Congress has put together a bipartisan panel to study the war in Iraq. The panel will be headed by former Secretary of State James Baker and former Congressman Lee Hamilton. Hamilton was also the co-chair of the atrocious 9/11 commission. The other panelists are, inevitably, a mixed bag — former CIA Director Robert Gates; Rudy Giuliani; Vernon Jordan; Leon Panetta; former Clinton administration Defense Secretary William Perry; Chuck Robb; and Alan Simpson. Reports that Sandra Day O’Connor will be asked to join the panel are, I hope, a joke. I can picture her recommending that the U.S. withdraw from towns whose names end with a vowel and keep left-handed soldiers in the rest of the towns for a period of up to 25 months.
As Hugh Hewitt explains, however, the real problem with the commission is the concept, not the composition. Hugh writes:
This is a terrible move, this establishment of a body that will by its very nature be second guessing an army in the field and under fire during a time of intense partisan debate. Voters rendered a verdict on Iraq in 2004 elections. They can modify that verdict in 2006 if they choose. The idea of civilians gathering to second guess the military and its strategy and the president and his leadership reminds of the country’s experience with the Commmittee on Reconstruction’s adventures from the post-Civil War era, the Church Committee’s wonderful effects on intelligence gathering, and most recently the antics of Bob Kerrey and Richard ben Veniste on the 9/11 Commission.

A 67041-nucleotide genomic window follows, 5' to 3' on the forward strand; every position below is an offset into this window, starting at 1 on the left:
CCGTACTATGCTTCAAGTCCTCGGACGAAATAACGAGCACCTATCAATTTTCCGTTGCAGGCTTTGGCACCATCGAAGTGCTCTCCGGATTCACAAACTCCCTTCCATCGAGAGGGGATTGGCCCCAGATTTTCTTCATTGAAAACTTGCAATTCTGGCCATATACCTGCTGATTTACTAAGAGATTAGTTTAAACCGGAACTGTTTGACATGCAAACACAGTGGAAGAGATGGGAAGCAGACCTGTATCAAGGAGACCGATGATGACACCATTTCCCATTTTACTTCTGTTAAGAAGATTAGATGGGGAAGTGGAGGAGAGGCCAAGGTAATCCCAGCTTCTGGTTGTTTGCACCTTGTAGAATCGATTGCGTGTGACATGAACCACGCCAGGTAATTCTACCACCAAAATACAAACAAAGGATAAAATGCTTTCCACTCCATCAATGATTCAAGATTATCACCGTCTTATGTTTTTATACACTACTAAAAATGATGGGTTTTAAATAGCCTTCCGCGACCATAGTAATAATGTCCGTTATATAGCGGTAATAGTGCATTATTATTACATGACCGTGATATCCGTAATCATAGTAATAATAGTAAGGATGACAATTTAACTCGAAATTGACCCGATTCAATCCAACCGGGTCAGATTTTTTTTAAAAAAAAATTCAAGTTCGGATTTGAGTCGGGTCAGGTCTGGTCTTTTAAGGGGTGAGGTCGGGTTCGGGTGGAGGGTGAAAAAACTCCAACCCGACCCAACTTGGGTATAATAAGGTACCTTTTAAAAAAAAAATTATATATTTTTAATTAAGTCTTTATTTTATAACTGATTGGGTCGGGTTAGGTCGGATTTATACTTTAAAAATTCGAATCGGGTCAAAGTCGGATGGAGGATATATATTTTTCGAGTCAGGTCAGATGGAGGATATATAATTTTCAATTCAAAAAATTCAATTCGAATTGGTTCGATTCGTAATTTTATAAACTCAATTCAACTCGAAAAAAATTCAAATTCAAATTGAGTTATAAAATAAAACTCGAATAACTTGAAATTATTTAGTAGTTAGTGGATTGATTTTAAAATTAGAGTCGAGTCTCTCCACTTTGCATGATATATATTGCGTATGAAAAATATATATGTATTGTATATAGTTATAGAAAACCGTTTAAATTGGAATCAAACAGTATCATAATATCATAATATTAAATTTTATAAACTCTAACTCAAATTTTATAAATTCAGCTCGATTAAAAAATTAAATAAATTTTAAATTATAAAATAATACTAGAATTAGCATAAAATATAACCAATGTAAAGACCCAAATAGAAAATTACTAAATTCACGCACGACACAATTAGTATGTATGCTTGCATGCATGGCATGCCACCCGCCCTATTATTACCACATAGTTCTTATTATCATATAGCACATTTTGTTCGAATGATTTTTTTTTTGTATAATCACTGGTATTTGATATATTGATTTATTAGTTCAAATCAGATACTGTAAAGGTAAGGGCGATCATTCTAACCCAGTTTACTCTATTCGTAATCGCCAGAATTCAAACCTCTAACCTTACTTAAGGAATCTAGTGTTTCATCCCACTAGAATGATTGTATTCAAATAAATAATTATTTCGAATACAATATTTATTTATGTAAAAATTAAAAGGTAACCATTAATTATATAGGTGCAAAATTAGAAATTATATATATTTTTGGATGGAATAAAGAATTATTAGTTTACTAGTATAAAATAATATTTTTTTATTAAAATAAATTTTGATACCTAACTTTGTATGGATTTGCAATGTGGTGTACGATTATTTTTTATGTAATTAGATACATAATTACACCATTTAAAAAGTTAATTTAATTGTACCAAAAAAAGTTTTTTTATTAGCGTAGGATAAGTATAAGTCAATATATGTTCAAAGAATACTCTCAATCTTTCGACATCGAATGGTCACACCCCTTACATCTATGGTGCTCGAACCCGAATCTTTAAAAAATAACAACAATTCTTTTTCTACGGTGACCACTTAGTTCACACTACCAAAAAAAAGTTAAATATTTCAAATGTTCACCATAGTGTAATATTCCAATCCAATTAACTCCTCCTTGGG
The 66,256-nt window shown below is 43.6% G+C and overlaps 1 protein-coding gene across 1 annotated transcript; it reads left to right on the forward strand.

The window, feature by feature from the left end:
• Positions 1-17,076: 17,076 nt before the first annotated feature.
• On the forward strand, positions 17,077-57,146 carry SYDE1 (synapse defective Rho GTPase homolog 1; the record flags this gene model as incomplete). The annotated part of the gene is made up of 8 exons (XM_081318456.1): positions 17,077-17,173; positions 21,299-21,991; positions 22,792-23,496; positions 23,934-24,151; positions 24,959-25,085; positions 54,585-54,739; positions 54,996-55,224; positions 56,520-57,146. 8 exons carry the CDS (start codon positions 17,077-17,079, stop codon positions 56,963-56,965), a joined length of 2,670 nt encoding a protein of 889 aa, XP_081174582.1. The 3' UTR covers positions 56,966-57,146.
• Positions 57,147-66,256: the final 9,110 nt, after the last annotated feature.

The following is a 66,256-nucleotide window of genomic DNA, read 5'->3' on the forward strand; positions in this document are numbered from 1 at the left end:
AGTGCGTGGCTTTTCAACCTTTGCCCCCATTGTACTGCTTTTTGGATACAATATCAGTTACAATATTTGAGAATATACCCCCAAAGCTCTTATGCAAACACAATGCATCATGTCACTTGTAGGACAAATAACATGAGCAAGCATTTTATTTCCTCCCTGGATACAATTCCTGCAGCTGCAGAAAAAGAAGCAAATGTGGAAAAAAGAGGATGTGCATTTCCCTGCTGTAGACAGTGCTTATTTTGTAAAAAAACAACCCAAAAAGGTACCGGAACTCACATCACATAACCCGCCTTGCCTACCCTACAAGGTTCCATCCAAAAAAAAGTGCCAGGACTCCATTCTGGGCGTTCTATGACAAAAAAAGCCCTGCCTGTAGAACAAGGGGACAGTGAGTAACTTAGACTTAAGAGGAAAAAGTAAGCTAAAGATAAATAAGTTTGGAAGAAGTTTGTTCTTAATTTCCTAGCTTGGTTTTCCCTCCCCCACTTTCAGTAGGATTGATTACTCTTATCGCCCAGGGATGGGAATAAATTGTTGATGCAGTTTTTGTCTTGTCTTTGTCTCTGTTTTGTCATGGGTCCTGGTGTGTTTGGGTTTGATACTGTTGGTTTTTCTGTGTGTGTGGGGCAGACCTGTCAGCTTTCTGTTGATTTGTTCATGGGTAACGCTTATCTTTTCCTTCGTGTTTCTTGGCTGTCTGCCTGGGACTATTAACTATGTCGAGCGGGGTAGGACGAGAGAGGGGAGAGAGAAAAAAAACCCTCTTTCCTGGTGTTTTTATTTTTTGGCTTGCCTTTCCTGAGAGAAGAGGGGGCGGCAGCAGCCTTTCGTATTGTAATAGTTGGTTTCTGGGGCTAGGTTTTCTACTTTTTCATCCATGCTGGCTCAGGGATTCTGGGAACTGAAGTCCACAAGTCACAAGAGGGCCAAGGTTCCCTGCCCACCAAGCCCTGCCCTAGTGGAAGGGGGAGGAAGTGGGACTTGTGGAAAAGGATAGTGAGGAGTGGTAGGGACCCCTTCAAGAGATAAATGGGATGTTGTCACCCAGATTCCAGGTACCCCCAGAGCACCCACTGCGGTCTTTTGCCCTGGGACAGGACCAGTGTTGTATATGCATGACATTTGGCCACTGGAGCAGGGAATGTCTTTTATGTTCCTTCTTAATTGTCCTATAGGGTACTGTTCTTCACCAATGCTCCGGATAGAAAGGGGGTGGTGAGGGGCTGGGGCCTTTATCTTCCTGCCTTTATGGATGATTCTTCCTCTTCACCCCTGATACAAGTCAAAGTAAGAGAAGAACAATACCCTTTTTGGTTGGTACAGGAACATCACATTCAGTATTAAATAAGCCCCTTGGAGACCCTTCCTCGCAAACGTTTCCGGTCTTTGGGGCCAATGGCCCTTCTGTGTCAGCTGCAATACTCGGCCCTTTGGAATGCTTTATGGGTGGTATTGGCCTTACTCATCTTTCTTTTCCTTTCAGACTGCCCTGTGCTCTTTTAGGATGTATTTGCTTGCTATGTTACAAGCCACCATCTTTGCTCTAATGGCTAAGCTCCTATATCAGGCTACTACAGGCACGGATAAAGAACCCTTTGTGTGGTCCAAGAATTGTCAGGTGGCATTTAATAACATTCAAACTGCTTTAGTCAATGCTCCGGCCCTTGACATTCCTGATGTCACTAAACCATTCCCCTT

These proceedings inevitably become show trials, and the new concentration of media will guarantee such a debacle unfolding quickly, with Bush’s enemies in the MSM using every opportunity to bend every witness and every report into a political weapon.
I don’t care who the staff is — and the staff hasn’t been named, which is a very bad sign– this is a disaster for those who are serious about the war. It is a boon for the Feingolds and KosKids and every other member of the retreat and defeat caucus.